Tuesday, October 04, 2011

Farms are Fun!

There are some things about owning animals, especially farm animals, that people don't think about.  

The goats don't just graze endlessly in a picturesque manner in their pasture, and you don't just pet them over the fence.  You gotta get in there.  I posted fairly recently about giving them wormer.  The other day I had to trim hooves.  At one point Snowflake had the girl down on the ground (ground covered in goat poo, I should point out) and the girl was yelling "I'm okay, I'm fine, keep going!"  It's like a funny little rodeo, but icky.

Chickens can be incredibly cute.  Again, you don't just toss scratch grain to them at a distance while they peck at the ground in a picturesque flock.  You have to walk (carefully because they get underfoot just like cats do at feeding time) among them to change water and to fill the feeder and find eggs.  Sophie is particularly cute.  She knows that treats come from human hands, and she doesn't mind being petted.  When I bend down to pet her she isn't sure what I'm going to do so she spreads her wings a little (she squats low and spreads her wings to get petted and when she gets picked up) but keeps her neck stretched as long as possible and twists her head around hoping to spot something yummy among my fingers.  When I pull my hand away she does a cute little leap toward my hand hoping to find grain there.  Leap!

Too many cats ... it's normally a good thing to have cats all over the place to keep the rodent population down.  (It's also awesome to have a little dog like Chase to kill rats because only a few cats are tough enough to take on an adult rat, though they bring home babies from time to time.)  But you'd better not get caught near the sliding glass door.  Think it's a chore to let one or two cats in and out all day?  Try five or six.  It's the worst in the morning on a rainy day.  The whining begins as soon as the alarm goes off.  I let them all out, and then some want to come in again five minutes later, and another ten minutes later and by that time one of the ones I let in wants out again, and the barn cat Tom Riddle sees me and freaks out and sprays to mark his territory.  I retreat, but inevitably I pass by the sliding glass door again and there's a kitty out there in the rain with its ears folded down and the silent meow, and one of the ones inside sees me heading for the door and races to be let out ....  All.  Day.  Long.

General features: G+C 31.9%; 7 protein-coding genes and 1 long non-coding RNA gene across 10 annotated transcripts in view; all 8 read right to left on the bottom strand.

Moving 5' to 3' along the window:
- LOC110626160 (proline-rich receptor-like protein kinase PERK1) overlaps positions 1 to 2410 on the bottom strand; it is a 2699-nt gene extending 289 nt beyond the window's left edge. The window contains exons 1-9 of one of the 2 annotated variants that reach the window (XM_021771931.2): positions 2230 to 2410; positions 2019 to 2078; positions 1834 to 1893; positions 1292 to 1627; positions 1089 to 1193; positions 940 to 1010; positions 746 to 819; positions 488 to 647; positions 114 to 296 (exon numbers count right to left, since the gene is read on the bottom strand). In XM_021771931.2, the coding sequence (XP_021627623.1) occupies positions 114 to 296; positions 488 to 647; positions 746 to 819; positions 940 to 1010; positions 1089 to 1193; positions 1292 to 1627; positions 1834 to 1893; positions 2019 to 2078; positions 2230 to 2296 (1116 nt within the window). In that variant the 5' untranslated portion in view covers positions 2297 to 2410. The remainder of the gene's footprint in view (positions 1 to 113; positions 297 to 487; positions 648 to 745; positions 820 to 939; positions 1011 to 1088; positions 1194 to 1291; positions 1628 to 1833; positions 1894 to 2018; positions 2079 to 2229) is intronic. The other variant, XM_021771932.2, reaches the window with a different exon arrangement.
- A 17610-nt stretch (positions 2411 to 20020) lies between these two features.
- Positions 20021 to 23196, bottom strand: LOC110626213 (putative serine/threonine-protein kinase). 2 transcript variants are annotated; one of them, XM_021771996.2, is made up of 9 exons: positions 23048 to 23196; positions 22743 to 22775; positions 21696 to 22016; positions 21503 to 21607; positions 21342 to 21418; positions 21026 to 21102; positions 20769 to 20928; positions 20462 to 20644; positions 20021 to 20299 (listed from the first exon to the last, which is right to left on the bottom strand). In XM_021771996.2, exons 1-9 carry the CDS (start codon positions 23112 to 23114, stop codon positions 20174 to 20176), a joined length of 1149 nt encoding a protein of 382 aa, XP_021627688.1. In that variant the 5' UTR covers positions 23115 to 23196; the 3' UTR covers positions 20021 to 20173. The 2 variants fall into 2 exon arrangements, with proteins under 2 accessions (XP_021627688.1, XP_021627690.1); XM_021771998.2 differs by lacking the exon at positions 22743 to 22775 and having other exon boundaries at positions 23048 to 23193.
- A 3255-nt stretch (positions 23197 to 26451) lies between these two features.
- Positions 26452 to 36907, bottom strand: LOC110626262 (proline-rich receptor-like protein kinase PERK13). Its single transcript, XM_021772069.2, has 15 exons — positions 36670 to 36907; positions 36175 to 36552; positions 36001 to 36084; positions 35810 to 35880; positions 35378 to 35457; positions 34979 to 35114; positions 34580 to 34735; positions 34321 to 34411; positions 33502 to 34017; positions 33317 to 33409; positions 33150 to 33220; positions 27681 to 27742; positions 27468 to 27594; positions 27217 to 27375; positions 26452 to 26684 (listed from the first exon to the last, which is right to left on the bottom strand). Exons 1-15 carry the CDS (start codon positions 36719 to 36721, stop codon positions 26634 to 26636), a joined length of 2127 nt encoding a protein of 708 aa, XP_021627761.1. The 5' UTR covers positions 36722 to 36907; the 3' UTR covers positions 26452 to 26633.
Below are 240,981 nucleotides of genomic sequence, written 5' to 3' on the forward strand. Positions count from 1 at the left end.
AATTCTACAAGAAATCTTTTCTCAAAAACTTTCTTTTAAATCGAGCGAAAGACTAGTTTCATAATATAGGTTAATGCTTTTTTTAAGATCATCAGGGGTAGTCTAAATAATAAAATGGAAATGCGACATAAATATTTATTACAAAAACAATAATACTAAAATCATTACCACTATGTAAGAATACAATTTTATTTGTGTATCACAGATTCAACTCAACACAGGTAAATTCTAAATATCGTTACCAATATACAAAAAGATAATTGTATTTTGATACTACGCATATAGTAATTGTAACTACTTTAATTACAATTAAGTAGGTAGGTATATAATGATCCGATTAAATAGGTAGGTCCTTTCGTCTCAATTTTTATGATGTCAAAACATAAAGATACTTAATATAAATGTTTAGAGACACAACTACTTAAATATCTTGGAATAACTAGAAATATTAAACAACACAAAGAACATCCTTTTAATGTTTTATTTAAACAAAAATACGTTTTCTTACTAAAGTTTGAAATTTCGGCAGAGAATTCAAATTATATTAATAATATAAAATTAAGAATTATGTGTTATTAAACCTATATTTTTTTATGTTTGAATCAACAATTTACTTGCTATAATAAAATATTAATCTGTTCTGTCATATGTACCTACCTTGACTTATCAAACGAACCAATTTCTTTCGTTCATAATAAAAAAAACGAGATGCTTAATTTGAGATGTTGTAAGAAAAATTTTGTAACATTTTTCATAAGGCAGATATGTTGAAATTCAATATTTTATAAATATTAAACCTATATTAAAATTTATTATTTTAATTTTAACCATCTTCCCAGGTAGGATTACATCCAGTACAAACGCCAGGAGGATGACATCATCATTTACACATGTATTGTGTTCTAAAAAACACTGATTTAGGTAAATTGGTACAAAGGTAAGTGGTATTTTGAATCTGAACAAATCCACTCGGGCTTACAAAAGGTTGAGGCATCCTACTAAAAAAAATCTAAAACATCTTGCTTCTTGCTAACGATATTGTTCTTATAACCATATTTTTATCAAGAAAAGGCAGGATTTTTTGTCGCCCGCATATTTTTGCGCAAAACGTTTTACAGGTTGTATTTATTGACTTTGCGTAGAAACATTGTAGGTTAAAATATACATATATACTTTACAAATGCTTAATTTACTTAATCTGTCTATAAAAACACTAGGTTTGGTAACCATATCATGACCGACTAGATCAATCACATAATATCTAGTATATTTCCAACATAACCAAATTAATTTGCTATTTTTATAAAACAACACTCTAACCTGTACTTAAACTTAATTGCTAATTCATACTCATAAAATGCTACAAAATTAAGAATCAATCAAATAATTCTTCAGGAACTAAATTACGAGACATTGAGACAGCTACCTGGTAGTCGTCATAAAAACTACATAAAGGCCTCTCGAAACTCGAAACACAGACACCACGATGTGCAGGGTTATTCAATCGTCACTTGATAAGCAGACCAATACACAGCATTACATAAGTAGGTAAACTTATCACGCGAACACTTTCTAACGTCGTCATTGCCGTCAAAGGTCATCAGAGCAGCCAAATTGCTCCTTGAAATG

Dogs and coyotes.  Ah, the eerie and beautiful sound of coyotes in the distance.  Guess what?  The dogs hear them too.  The leader of the pack begins with rapid-fire barks.  The little one yips and runs up and down along the fence, then races to the back, back to the front, bark bark bark.  The leader slows down just about the time the big back-up base starts in with his steady, monotonous barks.  Oh yeah, eerie and peaceful and off in the distance.  Not!  At least our dogs don't howl when they defend their vocal territory, though sometimes I wonder if it might not be better than the barking.  There's something about that staccato that's a little like getting jabbed with a fork at the base of your neck every second or so at 3am when you're trying to sleep.  Besides, if our dogs howled I'd probably join in.

Maybe just the first thousand times.  Then it'd be back to me stumbling to the front door, ripping it open, yelling "Hush!" and then shutting it again before they can all charge into the house and fill it with fluff.

I think living on a farm is a lot more fun than most people realize.  It's just not the kind of fun they imagine.  It's somewhat like having kids.  Before you have them, you have all these dreams and a pretty good idea that it'll be hard too.  Then you have them and wham--it's everything and nothing like you expected, and so much more.

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